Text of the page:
Best Databases | Best Reference 2020

The best databases of 2020 address the medieval world, social change, literature, and more. 

AccessScience. McGraw-Hill.
With more library users seeking reliable and current information about the pandemic, authoritative science reference is crucial. This offering covers not only health but a variety of science disciplines, from astronomy to zoology. Material comes from print works such as the McGraw-Hill Encyclopedia of Science & Technology and the McGraw-Hill Yearbook of Science & Technology; news items are sourced from Science News. Some content is more scholarly, but general users, including high school students, will find much of it accessible, too, making AccessScience a stellar selection for academic and public institutions alike.


Bloomsbury Medieval Studies. Bloomsbury.
This resource devoted to medieval history stands out from similar offerings with its global approach. The backbone of the collection, the Encyclopedia of the Global Middle Ages, is diverse in both regional coverage—the Maya civilization, Ethiopia, and the Korean Kingdom of Silla are just a few examples—and in theme: religious iconography, mental illness, disability, and queenship, among others. With a clean layout, superb organization, top-notch searchability, stunning images of historical objects, and excellent primary sources, this is an essential database for students seeking a thorough understanding of the period.


Mass Observation Project. Adam Matthew Digital.
Adam Matthew Digital has produced that rare history database that offers a sense of what people actually thought. Between 1981 and 2009, the University of Sussex chronicled Britain’s social history by sending questionnaires several times a year to the general public, to gauge opinions on everything from the Falkland Islands crisis to the wedding of Prince Charles and Diana Spencer. Collecting the results of those questionnaires, this time capsule is a testament to the power of primary resources. Though currently the database has compiled only documents pertaining to the 1980s, it will eventually make available the questionnaires from the 1990s and 2000s, too.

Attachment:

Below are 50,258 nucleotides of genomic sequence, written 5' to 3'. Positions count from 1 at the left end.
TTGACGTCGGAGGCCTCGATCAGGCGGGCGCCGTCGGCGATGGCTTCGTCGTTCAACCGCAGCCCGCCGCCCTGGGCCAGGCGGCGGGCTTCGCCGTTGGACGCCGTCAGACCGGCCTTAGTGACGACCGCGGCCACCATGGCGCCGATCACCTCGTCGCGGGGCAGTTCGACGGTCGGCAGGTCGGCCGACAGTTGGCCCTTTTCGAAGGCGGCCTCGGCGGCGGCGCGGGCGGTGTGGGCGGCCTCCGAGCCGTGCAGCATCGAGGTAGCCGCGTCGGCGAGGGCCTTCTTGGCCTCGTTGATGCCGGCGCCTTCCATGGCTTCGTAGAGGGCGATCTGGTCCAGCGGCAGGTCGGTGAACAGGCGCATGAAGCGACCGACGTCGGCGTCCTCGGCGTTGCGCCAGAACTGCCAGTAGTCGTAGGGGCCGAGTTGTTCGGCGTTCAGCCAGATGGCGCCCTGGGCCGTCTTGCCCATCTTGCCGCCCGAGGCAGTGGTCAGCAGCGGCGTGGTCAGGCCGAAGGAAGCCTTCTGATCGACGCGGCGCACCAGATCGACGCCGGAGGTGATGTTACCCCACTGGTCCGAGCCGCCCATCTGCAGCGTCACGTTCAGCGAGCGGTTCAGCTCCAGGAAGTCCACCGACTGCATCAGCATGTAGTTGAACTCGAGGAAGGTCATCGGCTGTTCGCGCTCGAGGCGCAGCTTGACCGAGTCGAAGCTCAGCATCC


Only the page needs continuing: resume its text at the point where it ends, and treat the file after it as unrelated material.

Native American Indians, 1645–1819. Newsbank/Readex.
Captivity narratives, treaties, congressional acts, poetry, sermons, and more are among the 1,600-plus holdings in this database that explores the relationship between Native Americans and European settlers. The layout is simple and uncluttered, yet full of features that will be especially useful to beginning researchers, such as a detailed list of selected search terms with subcategories (under “displacement, removal, and the American frontier,” users will find “land companies,” “reservations,” “Louisiana Purchase,” and more). Scholars of American history will find this an enriching resource.


ProQuest One Literature. ProQuest.
Though databases devoted to literature are many, this selection more than holds its own, boasting 500,000 literary texts, 1,200 scholarly journals, 20,000 ebooks, and 14,000 theses, as well as substantial multimedia offerings, including audio plays of Shakespeare and video and audio recordings of poets such as Seamus Heaney and Langston Hughes reciting their work. Content is admirably global and diverse, with collections highlighting Latin American women, Caribbean literature, and South and Southeast Asian literature, and the interface is elegant and easy to navigate.


Refugees, Relief and Resettlement: Forced Migration and World War II. Gale.
Pulling material from the UK National Archives, the British Library, the U.S. National Archives, and World Jewish Relief, Gale offers a trove of primary source material that details the experience of displaced persons and refugees before, during, and after World War II. With numerous options for searching the collection, “topic finder” and “term frequency” features that help visualize search results, and beautifully reproduced documents, ranging from pamphlets to government reports to ephemera, this superb selection emphasizes the relevance of the plight of refugees to the present day.

Mahnaz Dar is Reference & Professional Reading Editor, LJ & School Library Journal.


Best Reference 2020

Best Free Resources 2020

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